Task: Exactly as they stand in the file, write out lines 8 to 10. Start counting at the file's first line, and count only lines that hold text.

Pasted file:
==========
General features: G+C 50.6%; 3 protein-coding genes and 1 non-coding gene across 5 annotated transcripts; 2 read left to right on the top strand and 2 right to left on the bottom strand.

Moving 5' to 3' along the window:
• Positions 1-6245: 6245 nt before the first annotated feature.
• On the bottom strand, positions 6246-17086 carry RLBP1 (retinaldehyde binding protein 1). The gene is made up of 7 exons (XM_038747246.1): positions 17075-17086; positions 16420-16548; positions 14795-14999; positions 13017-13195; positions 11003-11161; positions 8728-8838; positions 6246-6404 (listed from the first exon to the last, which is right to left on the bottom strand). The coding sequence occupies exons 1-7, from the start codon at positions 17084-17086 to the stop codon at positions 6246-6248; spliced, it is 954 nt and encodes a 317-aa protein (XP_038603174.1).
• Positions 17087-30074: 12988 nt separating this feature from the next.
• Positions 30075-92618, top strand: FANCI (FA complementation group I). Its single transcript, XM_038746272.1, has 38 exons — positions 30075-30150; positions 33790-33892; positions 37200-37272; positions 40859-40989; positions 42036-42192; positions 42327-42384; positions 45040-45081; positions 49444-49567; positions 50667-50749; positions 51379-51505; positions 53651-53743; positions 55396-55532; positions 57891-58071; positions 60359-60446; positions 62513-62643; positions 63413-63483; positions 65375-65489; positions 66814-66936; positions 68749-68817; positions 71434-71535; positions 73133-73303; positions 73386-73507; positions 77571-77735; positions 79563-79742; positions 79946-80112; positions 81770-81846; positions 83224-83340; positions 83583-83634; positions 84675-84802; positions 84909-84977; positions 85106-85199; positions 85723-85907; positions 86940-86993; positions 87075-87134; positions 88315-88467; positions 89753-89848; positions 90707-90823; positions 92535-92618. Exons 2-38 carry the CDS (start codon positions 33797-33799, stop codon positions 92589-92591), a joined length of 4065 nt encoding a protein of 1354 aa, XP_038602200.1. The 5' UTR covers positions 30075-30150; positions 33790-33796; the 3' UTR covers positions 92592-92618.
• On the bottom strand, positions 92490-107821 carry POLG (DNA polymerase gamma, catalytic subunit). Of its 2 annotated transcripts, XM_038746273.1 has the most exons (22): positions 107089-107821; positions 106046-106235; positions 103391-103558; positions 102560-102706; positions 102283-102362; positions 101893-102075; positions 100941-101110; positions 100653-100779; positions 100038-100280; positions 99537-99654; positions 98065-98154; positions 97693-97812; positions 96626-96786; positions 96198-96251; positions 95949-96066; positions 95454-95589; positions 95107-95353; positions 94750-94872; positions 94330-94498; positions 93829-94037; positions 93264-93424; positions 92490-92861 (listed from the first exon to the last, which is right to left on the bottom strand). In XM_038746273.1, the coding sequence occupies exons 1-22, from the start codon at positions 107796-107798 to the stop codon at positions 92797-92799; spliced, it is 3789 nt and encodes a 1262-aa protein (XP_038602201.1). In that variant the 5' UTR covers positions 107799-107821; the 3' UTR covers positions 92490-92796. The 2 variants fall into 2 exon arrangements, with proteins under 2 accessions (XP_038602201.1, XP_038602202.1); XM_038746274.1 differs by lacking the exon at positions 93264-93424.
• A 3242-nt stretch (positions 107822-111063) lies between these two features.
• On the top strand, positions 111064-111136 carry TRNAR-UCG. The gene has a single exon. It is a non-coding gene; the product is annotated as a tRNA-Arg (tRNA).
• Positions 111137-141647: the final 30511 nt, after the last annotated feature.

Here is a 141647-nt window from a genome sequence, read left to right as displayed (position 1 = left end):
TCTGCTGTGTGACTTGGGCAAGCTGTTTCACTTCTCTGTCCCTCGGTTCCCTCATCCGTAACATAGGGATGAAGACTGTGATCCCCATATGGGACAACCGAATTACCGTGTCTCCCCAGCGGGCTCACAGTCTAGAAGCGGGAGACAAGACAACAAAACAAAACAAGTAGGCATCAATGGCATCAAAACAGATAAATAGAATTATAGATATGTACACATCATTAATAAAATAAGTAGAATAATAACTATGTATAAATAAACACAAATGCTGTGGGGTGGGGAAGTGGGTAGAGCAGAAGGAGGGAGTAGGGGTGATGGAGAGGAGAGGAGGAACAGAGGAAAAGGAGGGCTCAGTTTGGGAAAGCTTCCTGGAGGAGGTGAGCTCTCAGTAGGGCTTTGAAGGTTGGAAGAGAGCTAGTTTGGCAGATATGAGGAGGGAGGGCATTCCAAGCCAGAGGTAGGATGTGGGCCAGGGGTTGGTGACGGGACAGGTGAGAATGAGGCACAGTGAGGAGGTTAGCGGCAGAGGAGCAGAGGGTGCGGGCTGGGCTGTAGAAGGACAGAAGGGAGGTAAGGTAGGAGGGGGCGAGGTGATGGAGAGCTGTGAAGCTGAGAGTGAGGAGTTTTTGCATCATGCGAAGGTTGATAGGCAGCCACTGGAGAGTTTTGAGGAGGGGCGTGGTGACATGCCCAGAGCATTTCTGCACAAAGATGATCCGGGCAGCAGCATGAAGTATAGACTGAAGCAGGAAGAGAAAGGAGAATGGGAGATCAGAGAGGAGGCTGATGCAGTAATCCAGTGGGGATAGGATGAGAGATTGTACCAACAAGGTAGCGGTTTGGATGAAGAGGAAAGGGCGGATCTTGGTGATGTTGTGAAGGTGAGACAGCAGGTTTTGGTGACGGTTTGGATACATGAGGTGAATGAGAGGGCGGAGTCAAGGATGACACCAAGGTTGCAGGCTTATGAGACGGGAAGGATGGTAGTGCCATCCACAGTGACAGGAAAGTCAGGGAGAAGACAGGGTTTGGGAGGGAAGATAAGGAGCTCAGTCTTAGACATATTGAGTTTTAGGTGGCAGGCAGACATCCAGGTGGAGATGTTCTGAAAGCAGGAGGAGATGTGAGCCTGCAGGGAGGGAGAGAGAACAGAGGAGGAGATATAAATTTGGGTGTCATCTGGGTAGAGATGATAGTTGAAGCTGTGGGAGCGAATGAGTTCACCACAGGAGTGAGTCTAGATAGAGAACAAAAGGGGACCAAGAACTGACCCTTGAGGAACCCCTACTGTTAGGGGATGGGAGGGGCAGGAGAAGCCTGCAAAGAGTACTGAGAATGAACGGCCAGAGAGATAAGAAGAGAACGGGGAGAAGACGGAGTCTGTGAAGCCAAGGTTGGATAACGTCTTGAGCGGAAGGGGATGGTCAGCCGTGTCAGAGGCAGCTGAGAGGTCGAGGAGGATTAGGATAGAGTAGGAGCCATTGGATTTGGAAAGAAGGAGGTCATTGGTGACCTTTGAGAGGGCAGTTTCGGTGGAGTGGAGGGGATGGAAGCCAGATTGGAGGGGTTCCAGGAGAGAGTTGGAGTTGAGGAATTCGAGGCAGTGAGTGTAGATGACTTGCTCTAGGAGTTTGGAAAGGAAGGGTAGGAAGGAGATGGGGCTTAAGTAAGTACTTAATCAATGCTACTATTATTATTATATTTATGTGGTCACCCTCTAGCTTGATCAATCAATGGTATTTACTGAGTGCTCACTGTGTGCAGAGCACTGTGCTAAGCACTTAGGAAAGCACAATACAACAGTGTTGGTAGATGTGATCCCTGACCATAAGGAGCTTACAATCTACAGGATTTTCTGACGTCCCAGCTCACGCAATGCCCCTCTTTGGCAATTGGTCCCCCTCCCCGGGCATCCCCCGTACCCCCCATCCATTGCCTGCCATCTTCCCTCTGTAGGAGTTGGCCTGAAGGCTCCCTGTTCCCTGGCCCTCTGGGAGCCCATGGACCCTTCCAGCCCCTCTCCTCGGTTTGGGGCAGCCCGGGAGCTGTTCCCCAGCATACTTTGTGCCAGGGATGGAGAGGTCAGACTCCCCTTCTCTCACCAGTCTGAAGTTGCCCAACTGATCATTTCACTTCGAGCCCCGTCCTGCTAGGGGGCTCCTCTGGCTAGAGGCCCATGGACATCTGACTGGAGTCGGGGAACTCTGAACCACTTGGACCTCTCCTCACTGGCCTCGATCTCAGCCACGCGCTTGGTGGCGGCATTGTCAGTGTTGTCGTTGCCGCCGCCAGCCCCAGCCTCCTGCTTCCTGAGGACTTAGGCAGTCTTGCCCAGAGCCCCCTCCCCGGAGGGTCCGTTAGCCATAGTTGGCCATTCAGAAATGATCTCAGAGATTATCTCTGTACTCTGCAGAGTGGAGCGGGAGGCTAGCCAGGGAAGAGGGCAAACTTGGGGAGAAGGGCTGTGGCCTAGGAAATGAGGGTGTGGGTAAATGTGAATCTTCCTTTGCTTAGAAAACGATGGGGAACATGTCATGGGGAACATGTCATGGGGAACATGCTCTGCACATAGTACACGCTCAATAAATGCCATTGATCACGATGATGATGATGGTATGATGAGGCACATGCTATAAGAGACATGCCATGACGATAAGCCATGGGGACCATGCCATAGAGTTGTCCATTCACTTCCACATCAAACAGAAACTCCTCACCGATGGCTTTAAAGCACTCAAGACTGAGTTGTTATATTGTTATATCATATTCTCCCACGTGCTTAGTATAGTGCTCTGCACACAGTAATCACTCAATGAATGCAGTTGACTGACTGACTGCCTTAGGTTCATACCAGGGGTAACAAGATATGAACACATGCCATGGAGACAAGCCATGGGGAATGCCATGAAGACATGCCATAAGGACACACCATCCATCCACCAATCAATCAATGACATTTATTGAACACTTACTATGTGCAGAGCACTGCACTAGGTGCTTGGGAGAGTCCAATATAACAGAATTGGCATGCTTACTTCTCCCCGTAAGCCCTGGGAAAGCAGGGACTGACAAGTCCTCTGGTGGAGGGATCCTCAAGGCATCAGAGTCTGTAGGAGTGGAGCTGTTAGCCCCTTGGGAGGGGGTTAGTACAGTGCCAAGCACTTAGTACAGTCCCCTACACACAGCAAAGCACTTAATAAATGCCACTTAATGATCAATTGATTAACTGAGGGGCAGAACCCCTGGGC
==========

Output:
• A 3242-nt stretch (positions 107822-111063) lies between these two features.
• On the top strand, positions 111064-111136 carry TRNAR-UCG. The gene has a single exon. It is a non-coding gene; the product is annotated as a tRNA-Arg (tRNA).
• Positions 111137-141647: the final 30511 nt, after the last annotated feature.